549.4R-13 Guide to Design and Construction of Externally Bonded Fabric-Reinforced Cementitious Matrix (FRCM) Systems for

549.4R-13 Guide to Design and Construction of Externally Bonded Fabric-Reinforced Cementitious Matrix (FRCM) Systems for

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Description

Fabric-reinforced cementitious matrix (FRCM) systems for repairing and strengthening concrete and masonry structures are an alternative to traditional techniques such as fiber-reinforced polymers (FRPs), steel plate bonding, section enlargement, and external post-tensioning. An FRCM is a composite material consisting of one or more layers of cement-based matrix reinforced with dry fibers in the form of open mesh or fabric. The cement-based matrixes are typically made of combinations of portland cement, silica fume, and fly ash as the binder. When adhered to concrete or masonry structural members, they form an FRCM system that acts as supplemental, externally bonded reinforcement. This guide addresses the history and use of FRCM system repair and strengthening; their unique material properties; and recommendations on their design, construction, and inspection. Guidelines are based on experimental research, analytical work, and field applications.

Keywords: bridges; buildings; cracking; cyclic loading; deflection; development length; earthquake-resistant; fabric-reinforced cementitious matrix; fatigue; fiber-reinforced polymer; flexure; lap splices; masonry; meshes; mortar matrix; shear; stress; structural analysis; structural design; substrate repair; surface reparation; unreinforced masonry.

 

Document Details

Author: ACI Committee 549

Publication Year: 2013

Pages: 69.00

ISBN: 9780870318528

Categories: Ferrocement

Formats: PDF, ePub, or Kindle

Table of Contents

CHAPTER 1—INTRODUCTION AND SCOPE

1.1—Introduction

1.2—Scope

CHAPTER 2—NOTATION AND DEFINITIONS

2.1—Notation

2.2—Definitions

CHAPTER 3—BACKGROUND

3.1—FRCM systems advantages and disadvantages

3.2—Historical development

3.3—Commercially available FRCM systems

CHAPTER 4—FIELD APPLICATION EXAMPLES

4.1—Concrete repair applications

4.2—Masonry repair applications

CHAPTER 5—FRCM CONSTITUENT MATERIALS AND SYSTEM QUALIFICATIONS

5.1—Constituent materials

5.2—Fabric-reinforced cementitious matrix system qualification,

5.3—Physical and mechanical properties

5.4—Durability

CHAPTER 6—SHIPPING, STORAGE, AND HANDLING

6.1—Shipping

6.2—Storage

6.3—Handling

CHAPTER 7—INSTALLATION

7.1—Contractor qualifications

7.2—Environmental considerations

7.3—Equipment

7.4—Substrate repair and surface preparation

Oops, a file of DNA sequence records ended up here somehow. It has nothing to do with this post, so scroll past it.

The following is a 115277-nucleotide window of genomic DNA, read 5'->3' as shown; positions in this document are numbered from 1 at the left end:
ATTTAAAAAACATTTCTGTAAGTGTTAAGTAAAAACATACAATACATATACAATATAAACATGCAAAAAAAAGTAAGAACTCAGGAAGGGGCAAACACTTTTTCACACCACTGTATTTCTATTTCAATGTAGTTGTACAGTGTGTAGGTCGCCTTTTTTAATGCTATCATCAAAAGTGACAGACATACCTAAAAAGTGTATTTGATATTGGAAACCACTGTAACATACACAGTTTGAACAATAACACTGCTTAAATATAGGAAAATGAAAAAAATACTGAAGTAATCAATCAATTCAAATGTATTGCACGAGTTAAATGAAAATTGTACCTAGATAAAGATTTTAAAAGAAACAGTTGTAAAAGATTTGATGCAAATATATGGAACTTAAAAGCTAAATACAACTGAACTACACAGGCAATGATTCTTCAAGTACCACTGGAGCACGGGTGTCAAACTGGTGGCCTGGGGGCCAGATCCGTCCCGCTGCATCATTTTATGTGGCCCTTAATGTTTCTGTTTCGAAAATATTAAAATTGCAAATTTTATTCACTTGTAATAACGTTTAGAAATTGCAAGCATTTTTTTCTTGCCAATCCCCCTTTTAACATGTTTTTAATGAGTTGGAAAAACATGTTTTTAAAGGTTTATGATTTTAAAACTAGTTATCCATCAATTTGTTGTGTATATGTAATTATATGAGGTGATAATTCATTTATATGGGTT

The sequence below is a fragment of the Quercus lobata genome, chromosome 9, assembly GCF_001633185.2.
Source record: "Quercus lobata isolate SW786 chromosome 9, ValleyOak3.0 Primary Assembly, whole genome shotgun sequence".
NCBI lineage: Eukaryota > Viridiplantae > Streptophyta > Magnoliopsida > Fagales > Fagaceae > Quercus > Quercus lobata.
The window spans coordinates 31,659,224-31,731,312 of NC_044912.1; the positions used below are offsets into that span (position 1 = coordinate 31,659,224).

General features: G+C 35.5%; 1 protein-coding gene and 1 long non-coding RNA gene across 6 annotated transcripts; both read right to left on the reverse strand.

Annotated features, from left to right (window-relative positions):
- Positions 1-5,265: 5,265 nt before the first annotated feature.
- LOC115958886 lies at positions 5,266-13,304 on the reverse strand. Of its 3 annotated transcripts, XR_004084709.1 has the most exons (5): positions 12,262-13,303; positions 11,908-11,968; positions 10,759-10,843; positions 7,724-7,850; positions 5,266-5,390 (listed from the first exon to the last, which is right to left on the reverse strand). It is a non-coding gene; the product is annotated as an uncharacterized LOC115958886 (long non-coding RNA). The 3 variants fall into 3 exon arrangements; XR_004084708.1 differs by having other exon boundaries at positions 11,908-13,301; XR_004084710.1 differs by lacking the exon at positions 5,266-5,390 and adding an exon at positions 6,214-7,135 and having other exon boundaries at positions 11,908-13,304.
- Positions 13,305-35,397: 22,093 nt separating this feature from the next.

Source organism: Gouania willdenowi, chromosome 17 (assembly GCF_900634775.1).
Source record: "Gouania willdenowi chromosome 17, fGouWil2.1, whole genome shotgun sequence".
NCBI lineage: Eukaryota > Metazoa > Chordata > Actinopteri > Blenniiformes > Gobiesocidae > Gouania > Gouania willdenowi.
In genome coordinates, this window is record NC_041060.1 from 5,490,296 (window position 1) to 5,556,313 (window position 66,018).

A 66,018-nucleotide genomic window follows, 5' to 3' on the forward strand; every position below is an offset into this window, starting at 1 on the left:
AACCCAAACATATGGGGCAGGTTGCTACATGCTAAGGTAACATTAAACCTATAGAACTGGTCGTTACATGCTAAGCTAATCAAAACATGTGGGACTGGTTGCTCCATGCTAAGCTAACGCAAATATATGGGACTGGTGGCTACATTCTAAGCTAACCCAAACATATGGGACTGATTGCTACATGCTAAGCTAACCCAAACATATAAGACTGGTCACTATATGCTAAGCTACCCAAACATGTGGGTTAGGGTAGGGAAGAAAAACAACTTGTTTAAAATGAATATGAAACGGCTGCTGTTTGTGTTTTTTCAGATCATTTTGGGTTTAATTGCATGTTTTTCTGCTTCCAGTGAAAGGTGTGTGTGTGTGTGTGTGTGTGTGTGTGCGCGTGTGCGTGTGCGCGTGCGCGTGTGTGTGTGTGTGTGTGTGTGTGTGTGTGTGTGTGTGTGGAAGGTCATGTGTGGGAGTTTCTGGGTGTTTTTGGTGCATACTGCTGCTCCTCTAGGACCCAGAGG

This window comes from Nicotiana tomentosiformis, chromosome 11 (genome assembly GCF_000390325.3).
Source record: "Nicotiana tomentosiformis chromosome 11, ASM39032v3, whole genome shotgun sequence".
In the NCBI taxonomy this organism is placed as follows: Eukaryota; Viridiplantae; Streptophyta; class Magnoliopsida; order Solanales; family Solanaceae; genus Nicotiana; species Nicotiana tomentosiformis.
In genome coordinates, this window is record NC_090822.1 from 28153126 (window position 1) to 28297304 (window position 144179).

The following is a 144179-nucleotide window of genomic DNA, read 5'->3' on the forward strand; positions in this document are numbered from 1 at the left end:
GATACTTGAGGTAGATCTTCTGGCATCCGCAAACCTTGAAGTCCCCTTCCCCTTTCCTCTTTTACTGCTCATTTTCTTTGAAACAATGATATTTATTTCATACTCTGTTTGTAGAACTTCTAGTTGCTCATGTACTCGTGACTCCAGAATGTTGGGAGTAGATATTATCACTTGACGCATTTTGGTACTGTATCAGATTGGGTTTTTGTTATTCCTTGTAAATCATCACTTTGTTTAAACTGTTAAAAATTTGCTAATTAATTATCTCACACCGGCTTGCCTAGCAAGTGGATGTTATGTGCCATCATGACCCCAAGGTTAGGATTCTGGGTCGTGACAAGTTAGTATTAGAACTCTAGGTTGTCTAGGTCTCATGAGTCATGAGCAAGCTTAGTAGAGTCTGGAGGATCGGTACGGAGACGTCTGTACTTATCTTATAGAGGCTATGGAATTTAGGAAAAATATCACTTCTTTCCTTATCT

7.5—Mixing of mortar matrix

7.6—Application of FRCM systems

7.7—Alignment of FRCM reinforcement

7.8—Multiple meshes and lap splices

7.9—Curing of mortar matrix

7.10—Temporary protection

CHAPTER 8—INSPECTION, EVALUATION, AND ACCEPTANCE

8.1—Inspection

8.2—Evaluation and acceptance

CHAPTER 9—MAINTENANCE AND REPAIR

9.1—General

9.2—Inspection and assessment

9.3—Repair of strengthening system

9.4—Repair of surface coating

CHAPTER 10—GENERAL DESIGN CONSIDERATIONS FOR REINFORCED CONCRETE STRENGTHENED WITH FRCM

10.1—Design philosophy

10.2—Strengthening limits

10.3—Selection of FRCM system

10.4—Design properties

CHAPTER 11—STRENGTHENING OF REINFORCED CONCRETE MEMBERS WITH FRCM

11.1—FRCM contribution to flexural strength

11.2—Shear strengthening

11.3—Strengthening for axial force

11.4—Design axial strength

CHAPTER 12—GENERAL DESIGN CONSIDERATIONS FOR MASONRY STRENGTHENED WITH FRCM

12.1—Design philosophy

12.2—Strengthening limits

12.3—Design properties

CHAPTER 13—STRENGTHENING OF MASONRY WALLS WITH FRCM

13.1—Out-of-plane loads

13.2—In-plane loads

CHAPTER 14—FRCM REINFORCEMENT DETAILS

14.1—Bond and delamination

CHAPTER 15—DRAWINGS, SPECIFICATIONS, AND SUBMITTALS

15.1—Engineering requirements

15.2—Drawings and specifications

15.3—Submittals

CHAPTER 16—DESIGN EXAMPLES

16.1—Flexural strengthening of interior RC slab

16.2—Flexural strengthening of RC bridge deck (soffit)

16.3—Shear strengthening of RC T-beam

16.4—Shear strengthening of RC column

16.5—Axial strengthening of RC column subject to pure compression

16.6—Flexural strengthening of unreinforced masonry (URM) wall subjected to out-of-plane loads

16.7—Shear strengthening of URM wall subjected to in-plane loads

CHAPTER 17—REFERENCES

Cited references

APPENDIX A—CONSTITUENT MATERIALS

PROPERTIES OF COMMERCIALLY AVAILABLE FRCM SYSTEMS

APPENDIX B—DESIGN LIMITATIONS

ERRATA INFO

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